“Of course everybody happy, but we don’t jumping around,” said Alex Ovechkin, who was one of three players to record three points. “In that kind of game it was kind of easy.”
The Capitals improved to 10-11-1 with the win; their 21 points have them in 12th place, five points out of eighth place in the Eastern Conference and six behind Southeast-Division leading Carolina with a game in hand.
Seven players recorded a goal while 11 each recorded a point in a rout that was unlike any other Washington win, but one in which the result wasn’t exactly a surprise.
The Panthers, who now sit last in the NHL, entered as the only team in the conference with a worse record than Washington and missing seven regulars because of injury, including two top-line forwards and two of their top defensemen. Heading into the game, though, the Capitals didn’t want to focus on all the reason that they should beat Florida.
They can’t afford any semblance of complacency, not with every point crucial in their effort to move up the standings. When the pucks started flooding the back of the net in the first period, the message was to stay the course and focus on the system rather than let up, which can be so easy to do after racking up a significant lead.
“Our concentration is there, our desire’s there,” said Troy Brouwer, who recorded a pair of assists. “Guys know that we need to get points here no matter what the situation is.”
The rout began when defenseman John Erskine teed up a slap shot as he crossed the offensive blue line. It should have been a harmless, routine shot but it trickled underneath the arm of Florida starter Jacob Markstrom to make it 1-0 just 1:58 into the contest. Wojek Wolski scored on a wrap-around 72 seconds later for a sudden 2-0 lead on the Capitals’ first two shots of the game.
The second goal prompted Florida Coach Kevin Dineen to yank the rookie goaltender in favor of backup Scott Clemmensen. He didn’t fare much better, giving up two goals on the first six shots he faced. John Carlson’s slapper off a faceoff win made it 3-0 only 5:38 into the game and then Alex Ovechkin made a smart feed from behind the net to Mike Ribeiro for Washington’s fourth goal at 8:10.
“Four goals is obviously a lot in the league. Really, right after that, you’re concerned that we’re going to be a little flat. Because the intensity drops really fast. You didn’t really earn the goals,” Coach Adam Oates said. “It’s a good luxury but after that you’re really concerned that we’re going to lose our intensity and blow this, kind of thing.”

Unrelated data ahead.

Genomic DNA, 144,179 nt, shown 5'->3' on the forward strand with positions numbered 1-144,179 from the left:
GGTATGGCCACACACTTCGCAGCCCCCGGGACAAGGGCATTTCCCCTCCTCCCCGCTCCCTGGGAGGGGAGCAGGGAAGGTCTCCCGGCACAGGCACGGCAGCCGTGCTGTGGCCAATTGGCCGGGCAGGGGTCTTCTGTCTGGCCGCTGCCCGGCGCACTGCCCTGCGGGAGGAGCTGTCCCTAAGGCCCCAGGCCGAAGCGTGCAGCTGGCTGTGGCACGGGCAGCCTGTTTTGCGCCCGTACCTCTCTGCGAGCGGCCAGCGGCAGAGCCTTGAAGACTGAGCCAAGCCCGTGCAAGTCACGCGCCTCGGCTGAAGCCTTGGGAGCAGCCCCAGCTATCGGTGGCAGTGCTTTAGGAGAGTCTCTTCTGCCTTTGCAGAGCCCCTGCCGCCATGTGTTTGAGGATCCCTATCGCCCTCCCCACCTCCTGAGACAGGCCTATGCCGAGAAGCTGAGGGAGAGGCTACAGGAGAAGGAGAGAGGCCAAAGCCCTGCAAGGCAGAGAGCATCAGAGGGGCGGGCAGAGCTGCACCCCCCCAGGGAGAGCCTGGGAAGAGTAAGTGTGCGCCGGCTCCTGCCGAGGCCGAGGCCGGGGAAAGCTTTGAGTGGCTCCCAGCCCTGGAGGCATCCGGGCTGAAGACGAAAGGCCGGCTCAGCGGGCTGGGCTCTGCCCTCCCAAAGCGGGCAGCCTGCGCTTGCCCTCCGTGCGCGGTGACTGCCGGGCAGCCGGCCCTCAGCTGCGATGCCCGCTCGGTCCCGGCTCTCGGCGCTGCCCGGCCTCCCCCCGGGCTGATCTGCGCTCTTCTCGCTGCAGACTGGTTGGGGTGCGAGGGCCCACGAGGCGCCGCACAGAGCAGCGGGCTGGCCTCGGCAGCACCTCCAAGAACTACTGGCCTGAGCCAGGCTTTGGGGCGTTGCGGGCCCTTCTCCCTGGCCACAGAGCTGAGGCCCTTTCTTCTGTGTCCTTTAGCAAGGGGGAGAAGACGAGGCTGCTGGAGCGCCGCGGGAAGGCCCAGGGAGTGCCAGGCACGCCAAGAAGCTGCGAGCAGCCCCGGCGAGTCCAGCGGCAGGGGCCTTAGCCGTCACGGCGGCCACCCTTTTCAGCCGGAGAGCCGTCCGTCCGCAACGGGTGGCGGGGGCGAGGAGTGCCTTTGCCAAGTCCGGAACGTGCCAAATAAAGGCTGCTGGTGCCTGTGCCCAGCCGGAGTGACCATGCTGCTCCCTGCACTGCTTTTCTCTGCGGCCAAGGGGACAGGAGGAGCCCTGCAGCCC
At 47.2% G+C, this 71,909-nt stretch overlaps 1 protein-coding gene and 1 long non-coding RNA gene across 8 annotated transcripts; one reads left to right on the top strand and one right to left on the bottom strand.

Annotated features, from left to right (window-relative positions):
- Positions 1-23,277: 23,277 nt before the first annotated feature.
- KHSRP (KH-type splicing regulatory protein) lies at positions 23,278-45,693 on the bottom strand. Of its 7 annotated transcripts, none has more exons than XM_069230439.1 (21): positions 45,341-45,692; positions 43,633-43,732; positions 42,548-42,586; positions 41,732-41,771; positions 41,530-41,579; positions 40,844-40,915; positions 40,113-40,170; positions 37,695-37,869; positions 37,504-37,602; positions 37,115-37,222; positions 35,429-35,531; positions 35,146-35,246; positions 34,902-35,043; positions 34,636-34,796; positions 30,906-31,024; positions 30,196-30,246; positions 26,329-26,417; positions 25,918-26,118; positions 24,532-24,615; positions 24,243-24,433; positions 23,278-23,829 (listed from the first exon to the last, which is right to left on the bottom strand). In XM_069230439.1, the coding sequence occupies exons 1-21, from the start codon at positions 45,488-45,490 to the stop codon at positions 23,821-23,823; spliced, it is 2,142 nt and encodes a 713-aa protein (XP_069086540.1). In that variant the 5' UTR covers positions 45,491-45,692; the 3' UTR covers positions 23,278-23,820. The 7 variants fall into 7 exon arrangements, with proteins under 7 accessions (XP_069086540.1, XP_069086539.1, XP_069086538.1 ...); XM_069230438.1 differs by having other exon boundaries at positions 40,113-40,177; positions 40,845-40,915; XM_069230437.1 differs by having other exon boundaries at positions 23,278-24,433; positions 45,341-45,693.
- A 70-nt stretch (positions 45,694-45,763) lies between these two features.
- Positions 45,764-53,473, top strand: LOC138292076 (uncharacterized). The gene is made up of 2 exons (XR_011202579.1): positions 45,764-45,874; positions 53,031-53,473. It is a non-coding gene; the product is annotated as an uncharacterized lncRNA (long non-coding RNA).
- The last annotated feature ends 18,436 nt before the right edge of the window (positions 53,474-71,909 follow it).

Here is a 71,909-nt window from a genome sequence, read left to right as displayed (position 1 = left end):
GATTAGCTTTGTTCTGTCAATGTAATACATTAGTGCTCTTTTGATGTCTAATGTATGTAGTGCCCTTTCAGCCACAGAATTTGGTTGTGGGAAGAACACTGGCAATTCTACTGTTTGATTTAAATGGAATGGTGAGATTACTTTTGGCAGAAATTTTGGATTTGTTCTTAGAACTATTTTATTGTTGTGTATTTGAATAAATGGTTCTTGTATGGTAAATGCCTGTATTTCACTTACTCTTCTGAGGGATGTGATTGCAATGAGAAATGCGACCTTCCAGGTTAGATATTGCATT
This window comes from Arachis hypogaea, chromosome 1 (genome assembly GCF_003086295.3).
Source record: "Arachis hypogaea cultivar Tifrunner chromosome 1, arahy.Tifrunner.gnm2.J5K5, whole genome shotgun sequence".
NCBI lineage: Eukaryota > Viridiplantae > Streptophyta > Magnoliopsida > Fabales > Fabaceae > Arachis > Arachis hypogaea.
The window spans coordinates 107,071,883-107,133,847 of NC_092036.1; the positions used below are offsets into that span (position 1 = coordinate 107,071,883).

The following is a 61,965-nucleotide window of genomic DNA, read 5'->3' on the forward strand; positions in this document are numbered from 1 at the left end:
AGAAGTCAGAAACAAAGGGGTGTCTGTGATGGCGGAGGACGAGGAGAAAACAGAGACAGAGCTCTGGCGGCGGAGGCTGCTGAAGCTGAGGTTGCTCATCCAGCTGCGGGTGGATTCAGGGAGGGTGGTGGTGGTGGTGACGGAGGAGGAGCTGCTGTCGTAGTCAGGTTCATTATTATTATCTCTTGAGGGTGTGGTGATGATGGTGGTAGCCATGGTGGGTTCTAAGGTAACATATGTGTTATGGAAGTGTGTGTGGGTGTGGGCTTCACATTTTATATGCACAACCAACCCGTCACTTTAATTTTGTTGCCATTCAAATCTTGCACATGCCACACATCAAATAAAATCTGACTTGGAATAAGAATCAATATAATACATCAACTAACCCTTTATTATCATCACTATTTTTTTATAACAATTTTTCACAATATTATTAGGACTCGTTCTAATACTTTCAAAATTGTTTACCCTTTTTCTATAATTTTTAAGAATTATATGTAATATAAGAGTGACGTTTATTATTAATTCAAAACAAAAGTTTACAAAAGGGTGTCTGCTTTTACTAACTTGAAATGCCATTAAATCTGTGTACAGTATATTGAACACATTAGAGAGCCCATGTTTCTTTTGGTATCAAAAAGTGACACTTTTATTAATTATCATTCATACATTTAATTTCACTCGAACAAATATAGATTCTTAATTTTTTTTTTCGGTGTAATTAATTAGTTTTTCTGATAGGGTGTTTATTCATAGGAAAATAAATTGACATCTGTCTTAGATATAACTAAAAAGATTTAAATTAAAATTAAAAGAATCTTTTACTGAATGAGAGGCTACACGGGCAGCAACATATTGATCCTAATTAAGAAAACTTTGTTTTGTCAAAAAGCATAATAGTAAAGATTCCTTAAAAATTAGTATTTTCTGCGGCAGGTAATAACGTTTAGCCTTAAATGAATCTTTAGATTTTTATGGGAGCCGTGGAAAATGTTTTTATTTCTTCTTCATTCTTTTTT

Oates said he didn’t feel comfortable with the advantage until the Capitals added a fifth goal, but that marker wouldn’t come until after they had a scare of their own in less than nine minutes into the second period. Florida defenseman Tyson Strachan blindsided Jason Chimera with a hit to the head.
“I saw the replay, and it’s one of those things. A guy’s not looking at you and it really didn’t have any effect on the play,” said rookie Steve Oleksy, who recorded two assists. “You know a guy’s vulnerable when you’re coming across there and you’ve got to try to make an effort to get out of the way.”
The veteran forward went to the dressing room but returned after roughly five minutes and finished the game, taking nine more shifts after the hit. Strachan received a five-minute major for interference and a game-misconduct for the hit, which may draw supplemental discipline from the NHL department of player safety. Chimera was not made available to reporters after the game.
Twenty seconds into the power play from Strachan’s hit, Ovechkin made it 5-0 with a shot from the left circle. Eric Fehr and Mathieu Perreault added goals in the third period, separated by one from Florida’s Jack Skille that ended a shutout bid for Braden Holtby (29 saves)
The shellacking allowed the Capitals to extend their current momentum, a wave that has seen them go 8-3-0 in their past 11 games — progress that they don’t take lightly after starting the year 2-8-1. The players know it’s important to win any way they can now, but don’t want to get carried away with one lopsided triumph.
“The mood’s always a lot better when you win a close, tight game, hard-checking game,” defenseman Karl Alzner said. “Whenever you win a game like this there’s not quite as much excitement but guys are really happy. We’ve got a lot of confidence right now.”